According to a 1997 study which I see cited in a lot of places but can’t actually find a copy of, unfortunately, 85% of women with disabilities in the United States have experienced domestic violence. Other studies pinpoint the rate at lower levels, but seem to generally agree that women with disabilities are at least twice as likely as able women to experience domestic violence and intimate partner abuse.
For women with disabilities, domestic violence is a very serious issue which is complicated by disability. It can take many forms, including insidious ones which outsiders would not necessarily recognize as domestic violence, and intervention becomes complex when you realize that many crisis and counseling centers are inaccessible. The limited resources available to able women are even more limited for disabled women.
When I worked for a domestic violence and sexual assault hotline/crisis center several years ago, one of the questions I was most commonly asked by outsiders was: “well, why don’t women just leave?” Many people are aware that the answer to this question for able women is: “it’s a complicated situation.” Take that to the power of 12 for a woman with disabilities: How can you “just walk out the door and don’t look back” when you’re a wheelchair user being kept on the inaccessible second floor and you’re dependent on your abusive partner to get out the door?
For women with disabilities, leaving an abusive relationship may mean losing a carer. It may mean losing children, because the courts are often reluctant to award custody to women with disabilities. It may mean being deprived of autonomy by people who think that people with disabilities cannot make their own decisions. It may mean institutionalization. It may also end with being forced back into that abusive relationship.
Women with disabilities who experience domestic violence can be made financially and physically dependent by their partners. Patterns of abuse can include depriving women of medication and routine care. They can include total isolation from friends and family members. They can include sexual abuse, ranging from rape to forced sterilization. They almost always involve total control and the use of coercion and threats; physical violence does not have to be present for a relationship to be abusive. They often involve deprivation from financial and social independence, including economic abuse in the form of confiscating funds which belong by rights to the disabled partner.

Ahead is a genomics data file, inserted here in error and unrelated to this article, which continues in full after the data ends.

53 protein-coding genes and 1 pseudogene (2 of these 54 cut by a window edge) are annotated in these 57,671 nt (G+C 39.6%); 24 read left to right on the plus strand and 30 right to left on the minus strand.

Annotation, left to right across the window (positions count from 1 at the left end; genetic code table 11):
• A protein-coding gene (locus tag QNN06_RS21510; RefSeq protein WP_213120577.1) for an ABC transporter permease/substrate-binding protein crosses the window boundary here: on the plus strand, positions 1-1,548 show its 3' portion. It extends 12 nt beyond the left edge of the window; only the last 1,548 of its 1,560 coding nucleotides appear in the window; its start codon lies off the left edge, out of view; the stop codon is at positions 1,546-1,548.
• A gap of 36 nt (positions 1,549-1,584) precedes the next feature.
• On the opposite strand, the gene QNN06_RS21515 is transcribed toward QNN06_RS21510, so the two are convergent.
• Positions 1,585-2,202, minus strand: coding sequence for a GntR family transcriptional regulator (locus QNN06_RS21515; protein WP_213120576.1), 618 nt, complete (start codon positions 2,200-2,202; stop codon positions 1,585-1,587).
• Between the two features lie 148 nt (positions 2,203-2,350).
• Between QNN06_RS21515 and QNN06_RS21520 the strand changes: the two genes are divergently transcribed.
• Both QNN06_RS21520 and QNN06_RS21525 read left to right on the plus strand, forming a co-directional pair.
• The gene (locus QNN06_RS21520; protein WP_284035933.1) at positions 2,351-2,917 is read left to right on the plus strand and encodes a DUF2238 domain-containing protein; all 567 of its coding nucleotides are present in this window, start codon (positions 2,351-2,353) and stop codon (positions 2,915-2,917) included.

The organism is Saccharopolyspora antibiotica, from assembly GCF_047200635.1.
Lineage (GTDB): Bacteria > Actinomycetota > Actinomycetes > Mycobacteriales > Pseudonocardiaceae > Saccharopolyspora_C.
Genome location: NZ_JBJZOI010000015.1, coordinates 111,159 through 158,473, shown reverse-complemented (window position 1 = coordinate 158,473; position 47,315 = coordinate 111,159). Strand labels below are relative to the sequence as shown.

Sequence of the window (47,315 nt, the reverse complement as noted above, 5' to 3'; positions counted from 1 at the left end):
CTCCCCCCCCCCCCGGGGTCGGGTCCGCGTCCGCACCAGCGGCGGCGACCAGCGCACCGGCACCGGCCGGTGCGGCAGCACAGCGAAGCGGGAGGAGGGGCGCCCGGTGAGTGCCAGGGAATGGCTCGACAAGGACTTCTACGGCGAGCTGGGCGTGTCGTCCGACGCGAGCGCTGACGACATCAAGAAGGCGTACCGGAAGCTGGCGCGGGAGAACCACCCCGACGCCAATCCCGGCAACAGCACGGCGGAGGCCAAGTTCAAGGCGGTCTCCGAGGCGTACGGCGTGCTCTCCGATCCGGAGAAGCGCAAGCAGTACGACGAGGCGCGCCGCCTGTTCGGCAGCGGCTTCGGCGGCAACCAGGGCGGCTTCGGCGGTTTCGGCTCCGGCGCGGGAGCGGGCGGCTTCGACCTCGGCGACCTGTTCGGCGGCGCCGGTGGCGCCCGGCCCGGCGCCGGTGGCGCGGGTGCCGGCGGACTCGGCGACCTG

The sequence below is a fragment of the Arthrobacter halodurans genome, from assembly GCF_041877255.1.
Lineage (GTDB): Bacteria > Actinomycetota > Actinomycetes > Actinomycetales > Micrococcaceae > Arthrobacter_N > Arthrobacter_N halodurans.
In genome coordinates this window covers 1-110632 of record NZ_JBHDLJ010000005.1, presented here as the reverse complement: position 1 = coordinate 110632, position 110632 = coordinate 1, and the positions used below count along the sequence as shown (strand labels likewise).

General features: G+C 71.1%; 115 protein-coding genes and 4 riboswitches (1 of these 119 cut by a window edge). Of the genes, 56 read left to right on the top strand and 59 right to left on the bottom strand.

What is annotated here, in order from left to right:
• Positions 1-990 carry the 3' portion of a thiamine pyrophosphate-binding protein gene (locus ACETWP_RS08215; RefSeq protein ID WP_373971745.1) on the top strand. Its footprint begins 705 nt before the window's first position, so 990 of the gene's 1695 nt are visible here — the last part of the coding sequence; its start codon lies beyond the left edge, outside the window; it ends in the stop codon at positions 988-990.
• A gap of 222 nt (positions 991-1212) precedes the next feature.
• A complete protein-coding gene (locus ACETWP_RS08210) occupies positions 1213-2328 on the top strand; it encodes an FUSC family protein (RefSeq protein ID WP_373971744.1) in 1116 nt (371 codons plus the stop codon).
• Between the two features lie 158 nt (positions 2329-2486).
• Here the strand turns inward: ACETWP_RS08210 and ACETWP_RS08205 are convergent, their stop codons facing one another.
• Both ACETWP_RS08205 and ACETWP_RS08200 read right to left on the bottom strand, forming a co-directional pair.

People with disabilities often literally lack access to domestic violence resources in their communities. They may not be aware of domestic violence services and may be unable to label what they are experiencing as domestic violence. If they attempt to report abuse, they may face disbelief, even from people like members of law enforcement who are supposed to take such reports seriously. Indeed, women with disabilities may encounter social attitudes that suggest that they actually deserve to be abused; “caregiver fatigue,” people say. “It looks abusive but it’s really not,” they also say. The abusive partner may in fact be praised by members of the community, and viewed with sympathy by people who view the disabled partner as a burden and who are not seeing the dynamic at home.
Help is increasingly available for able women in domestic violence situations. The same is not true for women with disabilities. There needs to be a greater push for accessibility in shelters. A greater push for intervention services specifically targeted at women with disabilities, including training for counselors and advocates which includes discussions of the unique axes of oppression experienced by disabled women. There needs to be a greater awareness of the fact that trans women are even more likely to experience intimate partner violence in their relationships, and that abusers often target disabled trans women. There needs to be a recognition of the fact that, for abusers, disabled women make a particularly appealing target.
Is your local domestic violence center accessible? Is it trans-inclusive? Does it focus on heterosexual relationships, or does it recognize that abuse can occur in a broad spectrum of relationships? Does it specifically offer disability services? Does it respect neurodiversity? Do representatives of disability services in your community know how to look for the signs of domestic violence and receive training in intervention? What is your community doing for disabled women experiencing domestic violence?
The feminist community at large has made domestic violence an important issue, but what is it doing for disabled women?